Submitted by Elif Merve Unsal
"Never Built New York" opened its doors in Queens Museum, NY
United States Architecture News - Sep 20, 2017 - 14:51 14185 views
The idea of the exhibition appeared after curators Greg Goldin and Sam Lubell published a book with the same title including unrealized projects in New York in 2016. Queens Museum, an art institution hosting community based programs for architecture and urbanism, launched a Kickstarter campaign in May this year to showcase these projects in a museum exhibition. With the support of community in reaching their goal $35,000 (the campaign reached $50,239 in the end), Never Built New York exhibition presenting unbuilt architectural and urban design & planning projects for New York has opened its doors on September 17 in Queens Museum.
Designed by architectural designer Christian Wassmann and co-curated by Sam Lubell, the exhibition invites you to imagine how New York could have been through more than 70 architectural and urban projects with original prints, drawings, 3D models, installations and sketches spanning 200 years of the city’s history.
The Skylight Gallery: The sketches of unbuilt projects. Image © Elif Merve Unsal
The exhibition is displayed in three galleries. The skylight galleries contains 11x30 feet inflatable version of Westinghouse Pavilion proposal for 1964 World’s Fair by Eliot Noyes.
For Westinghouse's entry at the fair, Noyes proposed a circular dome surrounded by a series of shiny spheres, each showcasing one of the company's technologies. Visitors would travel through each zone via moving sidewalk. For Never Built New York, his design was reimagined as a bouncy castle.
Eliot Noyes' Westinghouse Pavilion. Image © Courtesy of San Francisco Museum of Modern Art
The Rubin Gallery is organized as Manhattan-like venue in terms of location and density, which exhibits many unbuilt projects from a closer perspective from uptown to downtown. Geographically organized tapered room roughly resembling the shape of Manhattan, models, renderings, and drawings are arranged salon-style on the black walls.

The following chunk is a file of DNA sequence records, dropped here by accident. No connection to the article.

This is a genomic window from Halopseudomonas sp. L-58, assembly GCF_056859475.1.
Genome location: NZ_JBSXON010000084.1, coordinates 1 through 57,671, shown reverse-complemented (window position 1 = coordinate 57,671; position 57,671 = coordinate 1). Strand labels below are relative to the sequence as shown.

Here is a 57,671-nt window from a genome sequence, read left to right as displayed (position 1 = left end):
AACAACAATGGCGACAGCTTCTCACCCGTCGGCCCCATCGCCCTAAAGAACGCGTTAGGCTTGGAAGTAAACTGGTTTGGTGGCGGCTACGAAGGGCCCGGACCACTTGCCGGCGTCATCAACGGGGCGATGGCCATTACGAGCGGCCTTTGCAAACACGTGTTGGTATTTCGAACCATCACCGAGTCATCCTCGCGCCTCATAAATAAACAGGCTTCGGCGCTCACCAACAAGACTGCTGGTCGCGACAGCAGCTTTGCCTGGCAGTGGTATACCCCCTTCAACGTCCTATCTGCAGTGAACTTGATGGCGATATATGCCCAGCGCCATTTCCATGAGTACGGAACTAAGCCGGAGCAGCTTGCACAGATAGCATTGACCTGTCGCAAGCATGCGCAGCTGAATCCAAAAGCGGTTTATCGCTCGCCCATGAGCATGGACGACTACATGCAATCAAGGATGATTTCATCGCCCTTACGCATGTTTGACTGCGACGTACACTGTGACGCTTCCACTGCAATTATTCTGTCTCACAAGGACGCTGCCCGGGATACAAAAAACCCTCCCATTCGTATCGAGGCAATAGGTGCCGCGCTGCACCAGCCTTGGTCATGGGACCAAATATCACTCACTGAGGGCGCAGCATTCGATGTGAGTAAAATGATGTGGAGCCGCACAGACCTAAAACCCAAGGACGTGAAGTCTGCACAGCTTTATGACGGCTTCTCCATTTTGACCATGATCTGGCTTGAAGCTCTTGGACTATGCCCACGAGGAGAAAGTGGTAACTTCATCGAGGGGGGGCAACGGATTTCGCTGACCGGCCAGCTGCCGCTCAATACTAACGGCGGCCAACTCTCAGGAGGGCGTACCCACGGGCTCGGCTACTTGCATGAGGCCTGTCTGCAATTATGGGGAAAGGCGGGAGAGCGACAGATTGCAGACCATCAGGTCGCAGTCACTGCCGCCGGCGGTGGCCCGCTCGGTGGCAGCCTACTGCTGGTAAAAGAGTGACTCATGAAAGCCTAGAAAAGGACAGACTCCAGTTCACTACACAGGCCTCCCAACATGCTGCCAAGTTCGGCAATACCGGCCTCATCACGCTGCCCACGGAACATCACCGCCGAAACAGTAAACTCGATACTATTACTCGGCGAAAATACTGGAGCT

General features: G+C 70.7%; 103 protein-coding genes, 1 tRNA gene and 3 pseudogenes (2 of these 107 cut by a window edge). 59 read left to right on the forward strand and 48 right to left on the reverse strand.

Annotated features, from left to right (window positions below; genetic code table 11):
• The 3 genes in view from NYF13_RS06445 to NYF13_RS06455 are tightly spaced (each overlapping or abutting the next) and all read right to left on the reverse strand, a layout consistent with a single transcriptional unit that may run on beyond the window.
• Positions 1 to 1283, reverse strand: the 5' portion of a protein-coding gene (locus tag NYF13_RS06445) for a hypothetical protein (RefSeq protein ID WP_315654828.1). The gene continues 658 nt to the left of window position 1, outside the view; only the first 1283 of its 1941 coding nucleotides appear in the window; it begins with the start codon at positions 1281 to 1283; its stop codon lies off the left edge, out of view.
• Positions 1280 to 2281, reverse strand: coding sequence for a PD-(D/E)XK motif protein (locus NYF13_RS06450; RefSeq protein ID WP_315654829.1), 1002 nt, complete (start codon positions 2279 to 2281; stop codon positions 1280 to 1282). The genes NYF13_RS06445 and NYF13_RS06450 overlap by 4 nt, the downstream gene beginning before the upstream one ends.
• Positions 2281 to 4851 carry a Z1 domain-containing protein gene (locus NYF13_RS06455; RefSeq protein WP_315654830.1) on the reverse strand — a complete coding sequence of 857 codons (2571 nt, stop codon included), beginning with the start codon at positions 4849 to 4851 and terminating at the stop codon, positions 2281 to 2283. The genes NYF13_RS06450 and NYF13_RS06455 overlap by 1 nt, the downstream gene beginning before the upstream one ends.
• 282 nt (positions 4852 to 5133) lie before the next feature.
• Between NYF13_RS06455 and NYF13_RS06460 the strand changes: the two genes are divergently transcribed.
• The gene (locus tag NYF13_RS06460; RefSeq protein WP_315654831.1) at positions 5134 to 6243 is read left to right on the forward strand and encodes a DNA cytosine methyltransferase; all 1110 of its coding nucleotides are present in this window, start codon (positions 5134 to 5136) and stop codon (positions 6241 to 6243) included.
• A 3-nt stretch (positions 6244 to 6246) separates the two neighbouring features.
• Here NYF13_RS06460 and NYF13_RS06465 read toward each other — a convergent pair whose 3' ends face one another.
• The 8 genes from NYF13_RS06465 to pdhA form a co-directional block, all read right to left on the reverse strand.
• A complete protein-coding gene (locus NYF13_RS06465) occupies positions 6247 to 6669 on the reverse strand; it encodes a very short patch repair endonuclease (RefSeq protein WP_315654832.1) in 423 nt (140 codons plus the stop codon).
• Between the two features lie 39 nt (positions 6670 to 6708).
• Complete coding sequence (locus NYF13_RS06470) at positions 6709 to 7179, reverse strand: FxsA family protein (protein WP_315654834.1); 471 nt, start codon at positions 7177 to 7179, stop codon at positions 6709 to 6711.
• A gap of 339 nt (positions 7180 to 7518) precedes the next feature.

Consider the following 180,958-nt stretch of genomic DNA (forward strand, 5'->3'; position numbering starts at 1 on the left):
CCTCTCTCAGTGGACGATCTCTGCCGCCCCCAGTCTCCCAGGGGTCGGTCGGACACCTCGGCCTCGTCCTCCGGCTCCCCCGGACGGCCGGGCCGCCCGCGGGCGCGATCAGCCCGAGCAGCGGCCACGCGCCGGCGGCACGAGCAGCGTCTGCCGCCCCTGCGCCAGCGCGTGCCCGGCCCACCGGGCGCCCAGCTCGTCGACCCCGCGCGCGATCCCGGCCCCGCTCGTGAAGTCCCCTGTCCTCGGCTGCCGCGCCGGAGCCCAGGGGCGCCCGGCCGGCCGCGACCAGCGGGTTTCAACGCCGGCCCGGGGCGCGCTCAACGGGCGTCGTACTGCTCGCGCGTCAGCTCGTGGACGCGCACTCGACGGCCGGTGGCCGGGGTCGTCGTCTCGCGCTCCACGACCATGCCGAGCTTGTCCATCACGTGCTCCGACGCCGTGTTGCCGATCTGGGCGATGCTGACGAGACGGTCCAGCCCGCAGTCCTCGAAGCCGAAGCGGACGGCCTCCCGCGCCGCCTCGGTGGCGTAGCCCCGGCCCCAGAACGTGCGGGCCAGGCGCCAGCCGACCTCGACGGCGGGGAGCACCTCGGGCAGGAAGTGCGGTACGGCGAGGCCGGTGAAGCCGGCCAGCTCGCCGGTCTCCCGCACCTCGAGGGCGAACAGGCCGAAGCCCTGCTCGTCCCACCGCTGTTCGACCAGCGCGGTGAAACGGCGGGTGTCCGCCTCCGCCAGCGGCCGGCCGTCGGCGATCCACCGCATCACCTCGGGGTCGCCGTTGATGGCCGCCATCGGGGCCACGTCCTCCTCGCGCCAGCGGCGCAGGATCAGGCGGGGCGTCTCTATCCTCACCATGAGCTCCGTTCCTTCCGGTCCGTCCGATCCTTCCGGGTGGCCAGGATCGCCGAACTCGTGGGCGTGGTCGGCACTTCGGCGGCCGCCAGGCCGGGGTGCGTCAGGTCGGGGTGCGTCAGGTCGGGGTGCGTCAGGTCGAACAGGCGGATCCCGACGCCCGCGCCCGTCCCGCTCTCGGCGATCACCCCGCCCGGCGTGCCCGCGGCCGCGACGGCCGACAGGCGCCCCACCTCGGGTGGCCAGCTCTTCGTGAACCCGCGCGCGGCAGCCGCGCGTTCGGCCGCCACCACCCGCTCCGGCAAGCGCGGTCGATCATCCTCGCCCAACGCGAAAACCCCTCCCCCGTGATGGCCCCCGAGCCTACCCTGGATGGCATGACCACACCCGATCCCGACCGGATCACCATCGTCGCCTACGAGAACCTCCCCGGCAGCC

View from the Rubin Gallery. Image © Elif Merve Unsal
Some projects exhibited at the Rubin Gallery are shown below:
World Trade Center Freedom Tower by Daniel Libeskind, 2002. The 1,776-foot-tall "Gardens of the World" 2002 : Study models (paper), ink and pastel on trace and paper. Image © Elif Merve Unsal
Plan of the Central Park by John Rink , 1858. His competition-losing vision of formal, symmetrical Central Park with tightly arranged arbors and glades crated shapes resembling stars and medallions bordered with formal sequences of trees, shrubs, flowers and a golf link. Image © Elif Merve Unsal
Dome Over Manhattan by Buckminster Fuller, 1960. A proposal of three-kilometer geodesic dome spanning Midtown Manhattan with the aim of regulating weather and reducing air pollution. Image © Courtesy Department of Special Collections, Stanford University Libraries and The Estate of R. Buckminster Fuller
Bridge of Houses by Steven Holl, 1981. 30 years before the High Line Park opened in Chelsea, Steven Holl proposed of using the abandoned railway to create "an ornate collection of urban villas" from studios for homeless to luxury apartment. Image © Courtesy of Steven Holl Architects
On the "Panorama" of New York City, which is the world’s largest scale model of its time, 3D model of unrealized projects of New York has been fabricated in Columbia University Graduate School of Architecture, Planning and Preservation’s Fabrication Lab and placed in their originally intended locations. It functions as a visual guide in the "Never Built New York" exhibition.
The Panorama. Image © Elif Merve Unsal
Hyperboloid by I.M.Pei, 1954-1956. The "Hyperboloid" would have been the tallest structure in the world at 102 stories, and would have replaced Grand Central Station. Image © Amelia Holowaty-Krales
Airport by William Zeckendorf, 1945. This model shows an airport stretching down the Hudson River and into Midtown Manhattan. Image © Amelia Holowaty-Krales
Model of Dome Over Manhattan by Buckminster Fuller, 1960. Image © Elif Merve Unsal
The exhibition lets you explore the possibilities, the never built architectural dreams that would have changed this metropolis for better or for worse and invites you to think about how it would have replaced.
The exhibition will be waiting for its visitors until February 18, 2018 in Queens Museum, New York.
"Never Built New York" included are alternate visions for Central Park, Columbus Circle, Lincoln Center, MoMA, the UN, Grand Central Terminal, the World Trade Center site and other highlights such as: Alfred Ely Beach’s system of airtight subway cars propelled via atmospheric pressure; Frank Lloyd Wright’s last project, his Key Plan for Ellis Island, on which he would have developed his dream city; Buckminster Fuller’s design for Brooklyn’s Dodger Stadium, complete with giant geodesic dome to shield players and fans from the rain; developer William Zeckendorf’s Rooftop Airport, perched on steel columns 200 feet above street level, spanning from 24th to 71st Street, Ninth Avenue to the Hudson River; John Johansen’s Leapfrog City proposal to create an entirely new neighborhood atop the tenements of East Harlem; and Stephen Holl’s Bridge of Houses, offering options for what is now the High Line."
Top image: Eliot Noyes' proposal for the Westinghouse Pavilion at the 1964 World's Fair, reimagined by Never Built NY as a bouncy castle. Image © Jackson Rollings
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